Now, I would like to share with you my observations on further expanding Sino-Greek maritime cooperation.
First, we need to improve coordination and overall planning. Nowadays, maritime shipping is becoming more interconnected with air, road and railway networks and more interactive with the development of regional and subregional economies. Therefore, our relevant government bodies will strengthen communications and coordination regarding economic development strategies. Special emphasis will be put on the construction and renovation of major projects related to transportation infrastructure. In order to keep pace with the changing global and regional economic layout and seize the opportunity to be more proactive in facing international competition, it is advisable for the shipping communities to pay close attention to the trend of economic cooperation between China, Central Europe, the Middle East and North Africa, and to the progress of building the 21st Century Maritime Silk Road.
Second, we need to increase input of science and technology. A Chinese saying goes that the water supporting the boat can also upset it. To ensure safety as well as achieve green and sustainable development of maritime shipping, more headway will be made in the fields of sea forecast, marine environment detection, maritime rescue, energy saving and emission reduction of ships.
China has strengths in equipment manufacture, scientific research and finance. Greece enjoys the advantage in geographical location, technique and experience, standard and regulation. I believe, with joint efforts, we can widen cooperation in broader areas and at a higher level so as to develop a more secured service and logistics system for our fleets.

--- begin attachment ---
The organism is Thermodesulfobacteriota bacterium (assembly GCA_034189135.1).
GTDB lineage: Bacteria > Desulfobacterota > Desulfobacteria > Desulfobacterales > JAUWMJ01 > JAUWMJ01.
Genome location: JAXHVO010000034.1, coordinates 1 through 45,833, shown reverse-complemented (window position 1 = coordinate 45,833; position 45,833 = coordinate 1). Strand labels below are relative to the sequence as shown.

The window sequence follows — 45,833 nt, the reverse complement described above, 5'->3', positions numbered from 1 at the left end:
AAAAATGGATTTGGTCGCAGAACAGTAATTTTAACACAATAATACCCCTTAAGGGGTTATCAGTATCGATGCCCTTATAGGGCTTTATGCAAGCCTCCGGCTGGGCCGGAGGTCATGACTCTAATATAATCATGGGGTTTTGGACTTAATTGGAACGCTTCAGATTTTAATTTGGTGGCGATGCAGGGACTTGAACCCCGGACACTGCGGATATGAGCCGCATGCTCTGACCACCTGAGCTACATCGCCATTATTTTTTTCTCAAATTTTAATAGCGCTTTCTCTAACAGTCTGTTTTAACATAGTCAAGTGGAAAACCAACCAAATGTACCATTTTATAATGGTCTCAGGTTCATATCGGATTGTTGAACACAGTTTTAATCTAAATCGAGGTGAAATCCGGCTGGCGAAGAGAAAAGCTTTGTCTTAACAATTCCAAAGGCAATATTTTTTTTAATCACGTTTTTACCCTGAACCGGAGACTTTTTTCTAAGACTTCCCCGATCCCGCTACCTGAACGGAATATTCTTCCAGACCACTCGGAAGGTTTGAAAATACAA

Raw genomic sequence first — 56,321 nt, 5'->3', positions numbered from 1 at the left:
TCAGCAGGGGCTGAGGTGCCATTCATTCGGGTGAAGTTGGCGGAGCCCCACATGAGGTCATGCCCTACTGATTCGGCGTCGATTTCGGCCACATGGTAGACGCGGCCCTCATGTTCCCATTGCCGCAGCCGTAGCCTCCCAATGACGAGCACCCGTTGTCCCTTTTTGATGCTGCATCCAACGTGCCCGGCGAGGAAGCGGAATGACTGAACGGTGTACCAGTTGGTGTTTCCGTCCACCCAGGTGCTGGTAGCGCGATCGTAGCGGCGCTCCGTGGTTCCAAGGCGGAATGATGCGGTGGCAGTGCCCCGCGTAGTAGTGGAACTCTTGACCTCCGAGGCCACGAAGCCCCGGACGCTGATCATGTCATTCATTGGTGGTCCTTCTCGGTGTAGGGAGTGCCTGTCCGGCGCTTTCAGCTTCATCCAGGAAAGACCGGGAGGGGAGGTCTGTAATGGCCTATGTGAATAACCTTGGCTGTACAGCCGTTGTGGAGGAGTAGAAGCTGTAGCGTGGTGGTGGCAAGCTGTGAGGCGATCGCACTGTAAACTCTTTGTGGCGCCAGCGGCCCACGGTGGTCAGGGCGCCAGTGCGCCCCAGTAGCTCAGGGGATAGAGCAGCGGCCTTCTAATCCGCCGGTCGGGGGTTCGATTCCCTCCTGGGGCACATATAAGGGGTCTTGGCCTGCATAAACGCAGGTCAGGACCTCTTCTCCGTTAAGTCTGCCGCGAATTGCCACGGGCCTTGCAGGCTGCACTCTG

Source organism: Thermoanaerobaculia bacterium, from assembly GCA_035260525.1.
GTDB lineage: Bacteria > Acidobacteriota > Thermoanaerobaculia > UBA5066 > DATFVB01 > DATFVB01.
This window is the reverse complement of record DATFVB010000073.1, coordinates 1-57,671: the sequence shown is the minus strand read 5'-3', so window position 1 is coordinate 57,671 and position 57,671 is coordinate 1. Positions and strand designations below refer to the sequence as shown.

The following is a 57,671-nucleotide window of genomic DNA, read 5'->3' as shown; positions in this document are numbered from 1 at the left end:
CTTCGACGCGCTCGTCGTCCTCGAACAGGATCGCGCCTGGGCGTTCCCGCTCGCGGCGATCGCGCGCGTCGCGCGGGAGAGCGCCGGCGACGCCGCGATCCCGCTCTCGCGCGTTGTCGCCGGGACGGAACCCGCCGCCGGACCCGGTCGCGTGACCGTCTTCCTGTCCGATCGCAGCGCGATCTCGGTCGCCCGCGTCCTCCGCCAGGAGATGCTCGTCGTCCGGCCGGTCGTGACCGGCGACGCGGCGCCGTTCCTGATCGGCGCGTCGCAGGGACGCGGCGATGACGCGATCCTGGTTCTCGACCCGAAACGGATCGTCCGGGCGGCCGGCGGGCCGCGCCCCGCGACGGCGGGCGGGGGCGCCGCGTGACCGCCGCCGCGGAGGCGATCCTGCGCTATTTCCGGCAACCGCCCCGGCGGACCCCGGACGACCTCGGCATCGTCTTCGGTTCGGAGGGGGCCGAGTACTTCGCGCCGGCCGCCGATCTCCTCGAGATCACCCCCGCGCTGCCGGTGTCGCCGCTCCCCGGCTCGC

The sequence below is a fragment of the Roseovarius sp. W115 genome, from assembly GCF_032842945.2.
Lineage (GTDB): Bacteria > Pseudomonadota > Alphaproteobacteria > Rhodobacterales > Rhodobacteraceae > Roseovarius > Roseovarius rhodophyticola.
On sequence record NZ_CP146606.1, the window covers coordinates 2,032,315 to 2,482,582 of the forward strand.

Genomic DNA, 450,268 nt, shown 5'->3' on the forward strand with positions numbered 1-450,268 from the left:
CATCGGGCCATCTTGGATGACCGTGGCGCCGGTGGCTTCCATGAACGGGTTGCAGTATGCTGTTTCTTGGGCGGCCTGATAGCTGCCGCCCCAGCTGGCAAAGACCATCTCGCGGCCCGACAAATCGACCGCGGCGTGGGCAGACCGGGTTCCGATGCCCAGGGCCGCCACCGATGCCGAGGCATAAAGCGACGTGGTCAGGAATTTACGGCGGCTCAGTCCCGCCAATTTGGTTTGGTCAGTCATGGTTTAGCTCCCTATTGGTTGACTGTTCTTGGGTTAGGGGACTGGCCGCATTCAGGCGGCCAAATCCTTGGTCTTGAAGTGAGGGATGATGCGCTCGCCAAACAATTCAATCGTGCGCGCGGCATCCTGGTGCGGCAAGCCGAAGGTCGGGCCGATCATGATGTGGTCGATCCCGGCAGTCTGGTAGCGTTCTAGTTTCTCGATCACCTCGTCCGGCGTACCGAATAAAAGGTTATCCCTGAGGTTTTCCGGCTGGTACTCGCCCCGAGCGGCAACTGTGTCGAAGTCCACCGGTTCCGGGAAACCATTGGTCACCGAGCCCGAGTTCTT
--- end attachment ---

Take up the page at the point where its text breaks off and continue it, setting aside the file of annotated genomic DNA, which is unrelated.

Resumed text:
Third, we need to adhere to the principles of equality, openness, inclusiveness and mutual benefit. The Sino-Hellenic maritime cooperation is not only in the interests of our two countries, but represents an important part of the economic ties between China and Europe as well. It has a far-reaching impact on easing the difficulties inflicted upon the European economy by the international financial crises. It is also conducive to the more balanced economic development of the region. Furthermore, it will help to optimize the maritime transportation network connecting East Asia, the Middle East, North Africa and Southern Europe. China welcomes other EU states and Mediterranean countries to be involved in the Sino-Greek maritime cooperation. The COSCO PCT and Mediterranean Committee initiated by CCS may serve as cases of success. Protectionism in any form will be opposed, for it runs against the market rule of fair competition and slows down the regional economic integration process. In the long run, it will hinder the sustainable recovery of the world economy.
Fourth, we need to give an important role to culture and education. The sea has provided humankind with tremendous tangible wealth as well as inspiration for thinking and culture. A lot of myths, legends, art treasures and works of literature related to the sea have been created in our two countries.
In 2008, China launched the Day of the Sea to raise national awareness about the sea, and expand knowledge and culture about the sea. Europe, and Greece in particular, launched such initiatives much earlier and accumulated more experience than China. Our exchanges regarding sea culture and education will open new fields for dialogue between different civilizations, help develop related industries, and upgrade the global influence of our maritime cooperation.
The future of Greece lies in the sea, and so does that of China. I believe that when China and Greece, two great ancient civilizations, go towards to the sea hand in hand, a more harmonious, prosperous and beautiful blue homeland will appear.
* Zou Xiaoli is China’s ambassador to Greece. This is the text of the speech he gave at the Sino-Hellenic Maritime Seminar in Athens last week.